At least 12 people have died in gas explosions in the UK in the past five years and 178 others have been injured amid concerns over the risk of corroding utility lines, some of which were laid around the time of the Second World War.
It will take time to determine the cause of the deadly blast in Birmingham that destroyed a semi-detached house. But gas leaks from the supply pipes that carry gas the last few meters to our homes have been identified as the cause of numerous other explosions that have killed, injured and reduced homes to rubble.
These narrow steel supply pipes have often been buried under paths and gardens for decades and, despite being galvanized, can corrode, allowing gas to escape into the ground. It then finds its way into pockets under houses and into wall cavities, creating chambers of explosive fuel ready to be ignited by something as small as the spark from a light switch or refrigerator thermostat.
Pipe corrosion can be accelerated by acidic soil or decaying vegetation, and homeowners often have no idea of a problem until they smell gas, and then it may be too late.
Chris Clarke, a partner at Fire Investigations UK, said gas explosions easily topple walls designed for strong vertical compression but fail to withstand strong lateral forces.
An iron gas mains replacement program has been implemented since 1974, but the 8 m to 10 m long service lines branching off the main have not been covered. The policy mandated by the Health and Safety Board was that only where work was already in progress or there was evidence that adjacent pipes were corroded should the gas company replace them with plastic. It was a known risk. In 2014, the HSE concluded that “the risk management of steel service pipes is currently a major issue in gas distribution networks”.
Explosions and fires caused by gas leaks rose from 28 in 2017 to 41 in 2020, and 178 people have been injured by flammable gas explosions in the past five years, according to figures from the HSE. They are not always caused by defective service pipes.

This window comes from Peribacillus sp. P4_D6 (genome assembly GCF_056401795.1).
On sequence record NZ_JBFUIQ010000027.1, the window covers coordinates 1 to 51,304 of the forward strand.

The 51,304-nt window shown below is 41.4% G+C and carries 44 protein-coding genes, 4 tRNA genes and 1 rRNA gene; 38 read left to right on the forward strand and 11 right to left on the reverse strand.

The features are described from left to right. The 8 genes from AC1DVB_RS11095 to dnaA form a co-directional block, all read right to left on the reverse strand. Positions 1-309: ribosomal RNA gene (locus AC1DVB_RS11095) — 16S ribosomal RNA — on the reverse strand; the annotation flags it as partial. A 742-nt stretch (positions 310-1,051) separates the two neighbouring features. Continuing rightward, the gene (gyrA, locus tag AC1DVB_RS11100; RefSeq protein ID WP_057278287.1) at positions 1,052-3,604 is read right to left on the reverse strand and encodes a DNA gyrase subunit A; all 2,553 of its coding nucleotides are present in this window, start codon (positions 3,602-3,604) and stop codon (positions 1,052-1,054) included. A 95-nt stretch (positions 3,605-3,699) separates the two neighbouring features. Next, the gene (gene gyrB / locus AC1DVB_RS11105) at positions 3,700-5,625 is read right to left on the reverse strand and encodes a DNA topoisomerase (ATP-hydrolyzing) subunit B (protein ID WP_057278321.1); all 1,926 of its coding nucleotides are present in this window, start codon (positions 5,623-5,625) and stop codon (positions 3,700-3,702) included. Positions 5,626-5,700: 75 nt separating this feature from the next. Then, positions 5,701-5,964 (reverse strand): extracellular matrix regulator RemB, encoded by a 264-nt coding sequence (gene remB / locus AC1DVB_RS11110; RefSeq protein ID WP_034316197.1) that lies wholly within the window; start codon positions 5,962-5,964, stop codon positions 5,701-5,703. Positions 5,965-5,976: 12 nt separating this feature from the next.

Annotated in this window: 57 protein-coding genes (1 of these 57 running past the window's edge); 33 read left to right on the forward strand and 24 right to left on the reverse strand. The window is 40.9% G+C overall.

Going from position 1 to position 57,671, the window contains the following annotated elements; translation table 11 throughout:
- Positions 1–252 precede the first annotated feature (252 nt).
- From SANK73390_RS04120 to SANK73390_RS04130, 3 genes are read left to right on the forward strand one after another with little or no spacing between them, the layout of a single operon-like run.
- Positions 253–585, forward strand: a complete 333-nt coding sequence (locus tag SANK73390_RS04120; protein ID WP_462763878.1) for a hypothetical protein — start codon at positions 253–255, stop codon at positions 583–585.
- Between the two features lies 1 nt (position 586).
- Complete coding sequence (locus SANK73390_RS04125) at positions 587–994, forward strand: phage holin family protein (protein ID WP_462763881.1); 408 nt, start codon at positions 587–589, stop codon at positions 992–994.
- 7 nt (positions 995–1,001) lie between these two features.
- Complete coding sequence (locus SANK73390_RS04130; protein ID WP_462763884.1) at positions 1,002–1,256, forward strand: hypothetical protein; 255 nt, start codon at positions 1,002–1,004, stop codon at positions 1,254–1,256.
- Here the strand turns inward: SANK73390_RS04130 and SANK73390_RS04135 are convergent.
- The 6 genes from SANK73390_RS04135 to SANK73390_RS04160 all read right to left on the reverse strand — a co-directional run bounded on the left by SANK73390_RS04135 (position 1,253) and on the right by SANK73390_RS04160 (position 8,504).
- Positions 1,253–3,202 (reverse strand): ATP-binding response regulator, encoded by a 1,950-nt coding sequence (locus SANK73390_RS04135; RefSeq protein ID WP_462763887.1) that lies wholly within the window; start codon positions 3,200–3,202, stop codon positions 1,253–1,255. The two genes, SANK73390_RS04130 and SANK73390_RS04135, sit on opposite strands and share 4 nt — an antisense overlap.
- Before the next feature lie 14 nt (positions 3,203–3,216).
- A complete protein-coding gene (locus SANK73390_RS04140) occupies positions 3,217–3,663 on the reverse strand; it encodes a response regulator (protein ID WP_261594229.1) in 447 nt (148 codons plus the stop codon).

Clarke has taken part in home explosions where residents attempted to make hash oil, a cannabis derivative made using butane gas as a solvent. The explosive compound can build up in a makeshift lab to create a combustible chamber. Corrosive aerosol cans, often kept in the back of cupboards, can also leak and create an explosive mixture.
“I’ve been to numerous places where they’ve blown the walls apart,” Clarke said.
In April, the Supreme Court investigated an explosion at the Sunderland home of Susan Shepherd, 44, who had been hospitalized for a month with severe burns. When she opened her refrigerator door one morning in August 2017, a gas explosion destroyed her semi-detached house. HSE investigators later discovered a hole in the steel utility pipe that ran a meter below their garden. It appears that the gas spread into the cavity walls of the house via a redundant clay drainpipe near the leak. Shepherd now suffers from post-traumatic stress disorder.
The steel pipes of neighboring houses were replaced with plastics a few years earlier – in one case when a new meter was installed, another when a leak was discovered. The pipe that fed Shepherd’s home had been in situ for 78 years.
The court found that the supplier, Northern Gas Networks, had followed HSE policy which gave priority to replacing the mains and that it “exercised reasonable care to protect against gas explosion and resultant injury”.
Faults in appliances and copper gas pipes in houses also cause explosions. The number of hazardous gas fittings identified by engineers increased from 2,299 to 3,292 from 2017 to 2020, with most of the increase occurring in owner-occupied rather than rented properties.
However, this may be a result of increased vigilance in the face of stricter gas connection regulations requiring Gas Safe registered technicians